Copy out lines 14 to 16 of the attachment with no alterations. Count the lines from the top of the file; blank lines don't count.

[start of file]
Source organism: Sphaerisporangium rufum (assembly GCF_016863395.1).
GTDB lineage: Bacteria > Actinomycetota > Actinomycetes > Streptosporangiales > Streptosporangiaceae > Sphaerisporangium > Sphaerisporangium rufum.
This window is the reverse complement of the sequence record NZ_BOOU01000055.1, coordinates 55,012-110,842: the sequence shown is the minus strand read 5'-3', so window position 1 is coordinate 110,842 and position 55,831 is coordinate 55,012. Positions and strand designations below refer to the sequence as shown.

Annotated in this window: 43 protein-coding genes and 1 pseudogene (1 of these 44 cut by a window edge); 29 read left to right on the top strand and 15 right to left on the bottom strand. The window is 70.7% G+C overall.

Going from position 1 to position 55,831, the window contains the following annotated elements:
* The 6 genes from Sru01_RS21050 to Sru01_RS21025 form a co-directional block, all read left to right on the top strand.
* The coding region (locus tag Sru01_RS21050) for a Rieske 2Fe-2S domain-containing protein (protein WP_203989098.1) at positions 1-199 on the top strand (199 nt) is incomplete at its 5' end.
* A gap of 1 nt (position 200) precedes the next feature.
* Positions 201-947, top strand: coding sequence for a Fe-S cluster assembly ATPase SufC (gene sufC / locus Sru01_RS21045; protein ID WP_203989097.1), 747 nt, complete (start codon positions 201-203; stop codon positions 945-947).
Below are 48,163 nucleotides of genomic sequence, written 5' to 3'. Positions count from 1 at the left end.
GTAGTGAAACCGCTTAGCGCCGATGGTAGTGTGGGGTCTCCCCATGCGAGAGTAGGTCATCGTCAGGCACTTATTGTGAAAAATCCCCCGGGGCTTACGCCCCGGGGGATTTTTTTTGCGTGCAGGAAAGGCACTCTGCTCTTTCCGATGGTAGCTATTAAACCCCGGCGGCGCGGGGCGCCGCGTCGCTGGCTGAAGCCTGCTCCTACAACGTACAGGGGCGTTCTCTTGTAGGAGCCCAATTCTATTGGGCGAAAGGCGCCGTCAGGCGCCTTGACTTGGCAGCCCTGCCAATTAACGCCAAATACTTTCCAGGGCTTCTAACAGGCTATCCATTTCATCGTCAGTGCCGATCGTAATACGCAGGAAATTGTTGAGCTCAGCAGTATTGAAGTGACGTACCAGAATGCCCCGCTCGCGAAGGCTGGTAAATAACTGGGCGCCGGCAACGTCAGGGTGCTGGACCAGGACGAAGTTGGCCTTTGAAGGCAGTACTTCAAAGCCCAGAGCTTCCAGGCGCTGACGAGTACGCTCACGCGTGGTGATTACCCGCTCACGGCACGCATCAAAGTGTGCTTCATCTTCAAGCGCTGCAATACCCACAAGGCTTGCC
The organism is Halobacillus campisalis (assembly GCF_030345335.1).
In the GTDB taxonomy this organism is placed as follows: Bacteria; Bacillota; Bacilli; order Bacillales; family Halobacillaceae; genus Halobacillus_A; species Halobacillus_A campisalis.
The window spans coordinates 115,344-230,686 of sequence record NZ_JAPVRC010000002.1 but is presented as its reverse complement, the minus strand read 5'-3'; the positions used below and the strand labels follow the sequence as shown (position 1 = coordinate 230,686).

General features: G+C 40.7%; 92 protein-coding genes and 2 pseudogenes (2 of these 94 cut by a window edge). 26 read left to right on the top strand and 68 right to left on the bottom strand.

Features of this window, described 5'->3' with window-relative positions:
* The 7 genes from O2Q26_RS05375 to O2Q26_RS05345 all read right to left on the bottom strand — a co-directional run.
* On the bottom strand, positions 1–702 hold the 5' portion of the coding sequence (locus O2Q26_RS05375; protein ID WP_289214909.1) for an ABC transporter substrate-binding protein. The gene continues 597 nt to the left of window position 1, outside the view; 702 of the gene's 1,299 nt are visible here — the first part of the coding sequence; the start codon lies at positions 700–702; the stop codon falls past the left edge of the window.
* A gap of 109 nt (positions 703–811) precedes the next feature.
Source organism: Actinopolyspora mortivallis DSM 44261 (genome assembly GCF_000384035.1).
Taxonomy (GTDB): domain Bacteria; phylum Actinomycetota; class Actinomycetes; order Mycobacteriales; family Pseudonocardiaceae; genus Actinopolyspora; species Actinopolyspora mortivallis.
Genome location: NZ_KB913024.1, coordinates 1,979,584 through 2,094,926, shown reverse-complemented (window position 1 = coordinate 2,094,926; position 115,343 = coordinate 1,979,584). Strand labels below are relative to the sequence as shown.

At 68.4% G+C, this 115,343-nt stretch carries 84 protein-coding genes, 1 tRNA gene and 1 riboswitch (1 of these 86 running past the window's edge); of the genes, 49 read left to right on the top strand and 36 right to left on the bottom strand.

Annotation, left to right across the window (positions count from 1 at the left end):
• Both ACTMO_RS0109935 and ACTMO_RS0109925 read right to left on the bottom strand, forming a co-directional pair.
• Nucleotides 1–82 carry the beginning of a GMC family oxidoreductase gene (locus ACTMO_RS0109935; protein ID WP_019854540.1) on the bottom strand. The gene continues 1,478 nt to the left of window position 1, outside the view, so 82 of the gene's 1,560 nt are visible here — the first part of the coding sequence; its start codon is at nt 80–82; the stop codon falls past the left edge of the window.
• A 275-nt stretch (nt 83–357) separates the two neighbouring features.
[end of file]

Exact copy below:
The window spans coordinates 115,344-230,686 of sequence record NZ_JAPVRC010000002.1 but is presented as its reverse complement, the minus strand read 5'-3'; the positions used below and the strand labels follow the sequence as shown (position 1 = coordinate 230,686).

General features: G+C 40.7%; 92 protein-coding genes and 2 pseudogenes (2 of these 94 cut by a window edge). 26 read left to right on the top strand and 68 right to left on the bottom strand.

Features of this window, described 5'->3' with window-relative positions: